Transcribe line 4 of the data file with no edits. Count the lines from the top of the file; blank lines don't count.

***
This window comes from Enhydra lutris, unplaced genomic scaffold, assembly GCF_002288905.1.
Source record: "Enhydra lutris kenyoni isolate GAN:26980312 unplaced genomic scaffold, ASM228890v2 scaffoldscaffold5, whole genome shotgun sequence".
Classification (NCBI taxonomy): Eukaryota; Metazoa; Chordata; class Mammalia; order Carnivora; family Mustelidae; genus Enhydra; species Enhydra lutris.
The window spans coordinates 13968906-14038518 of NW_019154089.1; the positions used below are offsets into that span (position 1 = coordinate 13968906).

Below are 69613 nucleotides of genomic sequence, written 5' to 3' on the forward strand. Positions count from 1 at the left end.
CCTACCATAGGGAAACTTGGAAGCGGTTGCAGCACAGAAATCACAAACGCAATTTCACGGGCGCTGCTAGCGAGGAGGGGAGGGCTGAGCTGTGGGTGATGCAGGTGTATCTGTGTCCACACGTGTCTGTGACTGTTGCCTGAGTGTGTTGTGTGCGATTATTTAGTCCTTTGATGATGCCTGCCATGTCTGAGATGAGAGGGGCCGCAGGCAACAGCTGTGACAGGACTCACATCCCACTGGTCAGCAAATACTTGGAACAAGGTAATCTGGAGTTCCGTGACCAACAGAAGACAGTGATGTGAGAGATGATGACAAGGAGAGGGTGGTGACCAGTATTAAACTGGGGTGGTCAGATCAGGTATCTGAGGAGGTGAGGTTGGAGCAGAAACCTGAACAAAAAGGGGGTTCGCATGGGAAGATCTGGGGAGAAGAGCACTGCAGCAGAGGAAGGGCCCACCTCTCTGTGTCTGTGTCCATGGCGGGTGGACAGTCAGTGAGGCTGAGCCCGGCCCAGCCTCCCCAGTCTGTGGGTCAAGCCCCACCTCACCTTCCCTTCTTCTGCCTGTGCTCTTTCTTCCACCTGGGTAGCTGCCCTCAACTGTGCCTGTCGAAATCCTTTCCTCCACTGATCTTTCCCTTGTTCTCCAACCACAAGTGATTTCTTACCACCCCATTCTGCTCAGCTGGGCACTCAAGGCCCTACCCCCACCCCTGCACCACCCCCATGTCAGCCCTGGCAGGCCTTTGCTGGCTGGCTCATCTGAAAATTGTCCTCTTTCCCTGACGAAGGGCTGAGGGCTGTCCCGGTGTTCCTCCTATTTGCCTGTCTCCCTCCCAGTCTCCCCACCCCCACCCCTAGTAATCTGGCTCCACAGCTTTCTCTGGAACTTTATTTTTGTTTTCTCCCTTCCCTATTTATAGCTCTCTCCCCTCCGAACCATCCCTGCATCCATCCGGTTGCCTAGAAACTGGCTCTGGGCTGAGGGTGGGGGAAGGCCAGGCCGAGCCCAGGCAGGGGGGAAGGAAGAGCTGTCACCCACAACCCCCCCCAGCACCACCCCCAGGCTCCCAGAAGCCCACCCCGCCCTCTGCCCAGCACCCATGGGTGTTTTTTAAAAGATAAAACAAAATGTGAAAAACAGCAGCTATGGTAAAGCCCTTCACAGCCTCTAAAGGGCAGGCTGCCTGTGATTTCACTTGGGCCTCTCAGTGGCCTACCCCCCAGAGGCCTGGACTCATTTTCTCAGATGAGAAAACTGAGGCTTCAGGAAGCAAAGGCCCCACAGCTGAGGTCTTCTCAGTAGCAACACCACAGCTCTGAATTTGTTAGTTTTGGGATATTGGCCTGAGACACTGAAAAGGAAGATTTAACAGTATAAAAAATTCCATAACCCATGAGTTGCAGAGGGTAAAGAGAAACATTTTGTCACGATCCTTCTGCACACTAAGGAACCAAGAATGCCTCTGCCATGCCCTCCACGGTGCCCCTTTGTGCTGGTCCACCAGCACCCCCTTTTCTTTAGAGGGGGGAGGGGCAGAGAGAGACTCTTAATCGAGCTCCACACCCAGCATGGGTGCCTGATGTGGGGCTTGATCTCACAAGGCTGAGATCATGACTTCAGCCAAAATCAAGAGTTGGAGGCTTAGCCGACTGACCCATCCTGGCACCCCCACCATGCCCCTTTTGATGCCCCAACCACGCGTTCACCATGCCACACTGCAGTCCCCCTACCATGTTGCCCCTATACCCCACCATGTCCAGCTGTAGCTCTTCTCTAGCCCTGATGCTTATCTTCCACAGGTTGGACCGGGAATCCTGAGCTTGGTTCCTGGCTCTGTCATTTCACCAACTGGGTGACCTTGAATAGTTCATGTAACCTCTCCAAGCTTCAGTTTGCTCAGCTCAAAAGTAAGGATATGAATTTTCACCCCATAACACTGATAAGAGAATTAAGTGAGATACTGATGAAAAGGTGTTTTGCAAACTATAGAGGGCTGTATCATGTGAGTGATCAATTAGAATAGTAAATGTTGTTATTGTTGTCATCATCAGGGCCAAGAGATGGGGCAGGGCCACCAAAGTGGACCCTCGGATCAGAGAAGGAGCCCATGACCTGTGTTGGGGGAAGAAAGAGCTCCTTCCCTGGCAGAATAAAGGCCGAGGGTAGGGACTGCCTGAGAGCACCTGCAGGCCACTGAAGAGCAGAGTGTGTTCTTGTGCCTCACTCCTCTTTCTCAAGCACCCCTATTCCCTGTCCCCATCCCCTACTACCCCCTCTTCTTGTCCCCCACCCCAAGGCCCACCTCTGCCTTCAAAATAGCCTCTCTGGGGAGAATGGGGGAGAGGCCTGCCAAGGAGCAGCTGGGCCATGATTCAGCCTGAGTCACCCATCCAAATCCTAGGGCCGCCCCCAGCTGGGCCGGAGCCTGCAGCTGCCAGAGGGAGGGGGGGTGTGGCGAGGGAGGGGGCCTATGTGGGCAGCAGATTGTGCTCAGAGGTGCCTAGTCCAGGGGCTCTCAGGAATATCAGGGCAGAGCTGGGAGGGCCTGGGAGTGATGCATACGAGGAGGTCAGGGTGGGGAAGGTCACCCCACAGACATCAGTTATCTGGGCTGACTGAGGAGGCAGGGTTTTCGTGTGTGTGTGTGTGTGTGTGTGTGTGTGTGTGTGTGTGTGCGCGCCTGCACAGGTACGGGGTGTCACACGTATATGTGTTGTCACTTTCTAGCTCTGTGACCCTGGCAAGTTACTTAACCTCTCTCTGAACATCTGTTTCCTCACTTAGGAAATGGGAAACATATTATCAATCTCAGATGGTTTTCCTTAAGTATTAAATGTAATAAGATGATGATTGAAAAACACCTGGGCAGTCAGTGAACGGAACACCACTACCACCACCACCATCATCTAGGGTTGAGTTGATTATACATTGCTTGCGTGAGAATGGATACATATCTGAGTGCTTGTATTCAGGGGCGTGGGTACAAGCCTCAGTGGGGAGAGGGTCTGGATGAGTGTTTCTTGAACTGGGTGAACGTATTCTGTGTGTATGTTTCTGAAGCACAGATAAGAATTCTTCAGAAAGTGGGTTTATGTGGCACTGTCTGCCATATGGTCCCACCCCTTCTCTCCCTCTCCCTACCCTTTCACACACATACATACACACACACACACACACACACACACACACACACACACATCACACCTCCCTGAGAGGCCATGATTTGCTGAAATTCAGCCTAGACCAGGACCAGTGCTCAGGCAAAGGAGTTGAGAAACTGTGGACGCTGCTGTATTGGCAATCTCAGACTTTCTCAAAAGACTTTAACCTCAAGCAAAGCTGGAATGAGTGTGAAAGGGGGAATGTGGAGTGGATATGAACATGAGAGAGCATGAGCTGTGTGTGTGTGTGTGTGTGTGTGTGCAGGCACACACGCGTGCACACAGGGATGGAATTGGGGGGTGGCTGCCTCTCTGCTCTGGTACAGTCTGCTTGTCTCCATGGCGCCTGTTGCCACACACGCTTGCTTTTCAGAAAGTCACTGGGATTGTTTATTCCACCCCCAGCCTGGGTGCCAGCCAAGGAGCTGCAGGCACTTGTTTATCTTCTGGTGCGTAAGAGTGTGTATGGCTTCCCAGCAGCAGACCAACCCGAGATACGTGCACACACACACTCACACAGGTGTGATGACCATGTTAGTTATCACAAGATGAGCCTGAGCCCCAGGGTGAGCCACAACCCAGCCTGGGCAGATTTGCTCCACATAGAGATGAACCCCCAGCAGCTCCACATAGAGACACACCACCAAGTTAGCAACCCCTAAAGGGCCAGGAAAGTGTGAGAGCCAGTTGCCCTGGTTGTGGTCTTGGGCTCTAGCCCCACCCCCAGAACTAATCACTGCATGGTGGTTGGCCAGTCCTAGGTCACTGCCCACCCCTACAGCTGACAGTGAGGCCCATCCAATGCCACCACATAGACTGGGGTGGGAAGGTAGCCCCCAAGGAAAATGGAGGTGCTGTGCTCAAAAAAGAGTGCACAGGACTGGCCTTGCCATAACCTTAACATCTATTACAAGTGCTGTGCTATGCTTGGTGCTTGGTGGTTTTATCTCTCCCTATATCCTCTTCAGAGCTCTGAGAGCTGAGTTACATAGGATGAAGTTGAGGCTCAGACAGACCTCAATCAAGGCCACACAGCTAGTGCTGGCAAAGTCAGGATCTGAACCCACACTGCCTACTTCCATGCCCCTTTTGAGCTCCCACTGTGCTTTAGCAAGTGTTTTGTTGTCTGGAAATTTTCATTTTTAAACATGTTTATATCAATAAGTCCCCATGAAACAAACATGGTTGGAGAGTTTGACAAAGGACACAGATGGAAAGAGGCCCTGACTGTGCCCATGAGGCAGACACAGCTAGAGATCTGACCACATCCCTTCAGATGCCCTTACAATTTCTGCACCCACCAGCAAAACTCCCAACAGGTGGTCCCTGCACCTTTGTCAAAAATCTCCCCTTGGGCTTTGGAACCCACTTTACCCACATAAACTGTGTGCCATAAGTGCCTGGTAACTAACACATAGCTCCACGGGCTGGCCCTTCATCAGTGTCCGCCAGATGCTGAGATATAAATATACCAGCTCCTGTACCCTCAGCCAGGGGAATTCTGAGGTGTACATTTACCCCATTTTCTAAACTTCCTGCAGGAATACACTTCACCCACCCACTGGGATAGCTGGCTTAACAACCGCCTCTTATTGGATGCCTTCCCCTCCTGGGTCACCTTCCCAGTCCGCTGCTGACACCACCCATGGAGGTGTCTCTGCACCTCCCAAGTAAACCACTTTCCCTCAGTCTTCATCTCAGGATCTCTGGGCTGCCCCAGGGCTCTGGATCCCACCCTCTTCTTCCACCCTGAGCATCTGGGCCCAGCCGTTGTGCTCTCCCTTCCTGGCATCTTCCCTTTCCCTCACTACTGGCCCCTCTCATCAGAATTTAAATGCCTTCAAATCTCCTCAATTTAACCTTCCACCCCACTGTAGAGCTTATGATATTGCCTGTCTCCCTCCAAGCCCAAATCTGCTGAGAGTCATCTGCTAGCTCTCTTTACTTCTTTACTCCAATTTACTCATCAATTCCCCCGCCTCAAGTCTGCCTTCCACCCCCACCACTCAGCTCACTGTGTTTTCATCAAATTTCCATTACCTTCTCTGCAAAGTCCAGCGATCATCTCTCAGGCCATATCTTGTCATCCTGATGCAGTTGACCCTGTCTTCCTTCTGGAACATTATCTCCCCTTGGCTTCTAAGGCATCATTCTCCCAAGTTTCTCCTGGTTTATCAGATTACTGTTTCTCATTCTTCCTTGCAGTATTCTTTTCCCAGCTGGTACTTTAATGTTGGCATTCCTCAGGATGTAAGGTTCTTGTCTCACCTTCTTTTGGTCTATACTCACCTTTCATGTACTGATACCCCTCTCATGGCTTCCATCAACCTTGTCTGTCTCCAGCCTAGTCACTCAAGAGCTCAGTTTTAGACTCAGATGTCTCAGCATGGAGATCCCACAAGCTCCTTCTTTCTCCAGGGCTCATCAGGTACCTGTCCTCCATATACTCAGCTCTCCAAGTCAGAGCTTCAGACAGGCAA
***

The window spans coordinates 13968906-14038518 of NW_019154089.1; the positions used below are offsets into that span (position 1 = coordinate 13968906).